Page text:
- Remote collaborations are becoming more interesting
- working with artists/graphic designers, video game designers
- visuals to accompany improvised music.
Bex Burch - Improvising on Zoom
- Bex has been creating improvised duos with a number of different musicians on Zoom, read a full interview with her on this HERE.
- Collaborating in real time stretches musicianship and capacity
- very different from playing on someone else’s pre-recorded track and deciding what to add
- It might not work in groups, easier with a duo.
- This may lead to real-life collaborations.
- Currently working on mixing recorded material towards release for duos with Tamar Osborne and Leafcutter John
- Recommends Reaper for software.
- Zoom updates have made things slightly harder than they were, more difficult to hear two people at once.
- Jacktrip is an alternative which is now slightly better than Zoom.
- A proper lag is useful
- Any improvisation has its own challenges, if the sound is bad on a gig, you just have to push through, can inform some of your best performances.
Emilie Conway on Cruinniú na nÓg project with St. Columba’s NS
- See 'It All Works Out' here.
- Starting point was a song that Emily brought to the school about who she is and what she does.
- Project was originally meant to be weekly working with children in school towards a performance at Cruinniú na nÓg
- Intended to introduce children to jazz, improvising on melodies etc., in a practical way through working with the choir
- Then asked to reimagine it as an online event
- There is a challenge in a video because of the permanence of it
- Project had to be developed within constantly changing restrictions
- Eventually the band was able to record their sections ins studio
- Children recorded their parts and sent them back in to be mixed
- Child Protection Policies also unclear throughout - because videos might not have been allowed for Child Protection reasons, students sent in artwork around themes sent by Emily
Working with venues/getting back to live music
- Allen Smith currently applying for future festival for June 2021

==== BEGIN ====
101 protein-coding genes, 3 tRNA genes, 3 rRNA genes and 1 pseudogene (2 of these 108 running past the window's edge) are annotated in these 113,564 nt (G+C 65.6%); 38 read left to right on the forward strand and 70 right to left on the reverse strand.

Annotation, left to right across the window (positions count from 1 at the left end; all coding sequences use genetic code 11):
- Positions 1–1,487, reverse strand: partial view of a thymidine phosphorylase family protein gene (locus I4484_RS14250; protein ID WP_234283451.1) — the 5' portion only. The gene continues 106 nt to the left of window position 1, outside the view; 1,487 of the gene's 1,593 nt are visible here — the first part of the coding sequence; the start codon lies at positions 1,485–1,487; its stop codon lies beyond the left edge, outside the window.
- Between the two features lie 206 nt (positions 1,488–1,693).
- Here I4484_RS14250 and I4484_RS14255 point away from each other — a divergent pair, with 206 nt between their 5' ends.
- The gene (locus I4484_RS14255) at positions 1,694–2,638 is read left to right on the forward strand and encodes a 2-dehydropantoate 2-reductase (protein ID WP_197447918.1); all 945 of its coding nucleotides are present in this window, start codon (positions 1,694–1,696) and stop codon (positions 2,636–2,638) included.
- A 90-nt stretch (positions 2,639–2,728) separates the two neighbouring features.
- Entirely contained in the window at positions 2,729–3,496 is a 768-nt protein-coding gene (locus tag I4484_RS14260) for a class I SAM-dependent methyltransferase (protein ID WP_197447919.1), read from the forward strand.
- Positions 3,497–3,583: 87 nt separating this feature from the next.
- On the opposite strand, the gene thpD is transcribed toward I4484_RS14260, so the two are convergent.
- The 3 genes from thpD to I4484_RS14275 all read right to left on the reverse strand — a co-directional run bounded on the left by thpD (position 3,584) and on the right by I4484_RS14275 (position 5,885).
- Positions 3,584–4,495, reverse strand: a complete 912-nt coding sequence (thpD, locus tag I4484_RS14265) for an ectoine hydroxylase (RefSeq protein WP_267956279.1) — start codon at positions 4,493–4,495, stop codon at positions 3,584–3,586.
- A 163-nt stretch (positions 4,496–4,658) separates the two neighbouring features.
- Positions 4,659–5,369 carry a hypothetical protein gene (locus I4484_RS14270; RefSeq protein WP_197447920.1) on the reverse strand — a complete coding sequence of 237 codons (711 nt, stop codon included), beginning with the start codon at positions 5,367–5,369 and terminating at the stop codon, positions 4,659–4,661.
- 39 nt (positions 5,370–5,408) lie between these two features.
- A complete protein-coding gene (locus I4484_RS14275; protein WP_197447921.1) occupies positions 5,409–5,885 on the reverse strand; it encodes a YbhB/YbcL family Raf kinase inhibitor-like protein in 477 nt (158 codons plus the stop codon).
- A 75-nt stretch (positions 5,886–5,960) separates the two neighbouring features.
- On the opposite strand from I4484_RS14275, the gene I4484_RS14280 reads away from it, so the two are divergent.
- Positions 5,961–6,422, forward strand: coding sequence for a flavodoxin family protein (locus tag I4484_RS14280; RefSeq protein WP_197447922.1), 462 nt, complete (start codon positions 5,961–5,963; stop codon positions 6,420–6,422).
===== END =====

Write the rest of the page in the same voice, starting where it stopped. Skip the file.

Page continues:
- Arts Centres offering dates from September on.
- Pubs are opening very early, with less concern for safety than money
- Government are transferring liability back to venue owner
- Lack of tourism is also a difficulty
- IMC are surveying audience RE: their levels of comfort in coming back to live gigs.
- Red Keane developing proposals for venues which could work
- e.g. Arthur’s, ideal for a one way system, two doors
- Could work for a shorter set repeated twice, to bring in more audience
- Project Arts Centre as a bigger space for more substantial projects.
- Copenhagen Jazz has sort of de-constructed, now a listing of smaller events over the course of the summer https://jazz.dk/en/jazz-in-copenhagen/news/jazz-in-copenhagen-summer-2020/
- Some places which have opened earlier have had setbacks.
- Audience/artists and venue all need to be comfortable.
- Unclear at the moment how insurance/liability will be affected.
- Musicians need to declare our value to audiences
- Can we connect better with RTÉ, our national broadcaster representing artists.
- Some of the recently created content could definitely be on radio.
- RTÉ are supposed to be working on ways to use their studios for live performances at the moment.
- Use of radio would also prevent people who are not internet-literate from being excluded.
Alternate venues for live performance
- Bandstands? - Phoenix Park, Stephen’s Green, Raheny, Bushy Park
- Record labels have done things on bandstands in the past, good potential for distancing, engagement with the community.
- Could be very good during the length of days in summer and good weather
- Dublin City Council are reluctant to do anything that will encourage gathering at the moment.
- Dublin City Council and OPW own a lot of these spaces in Dublin, and can have a lot of hoops to jump through for use.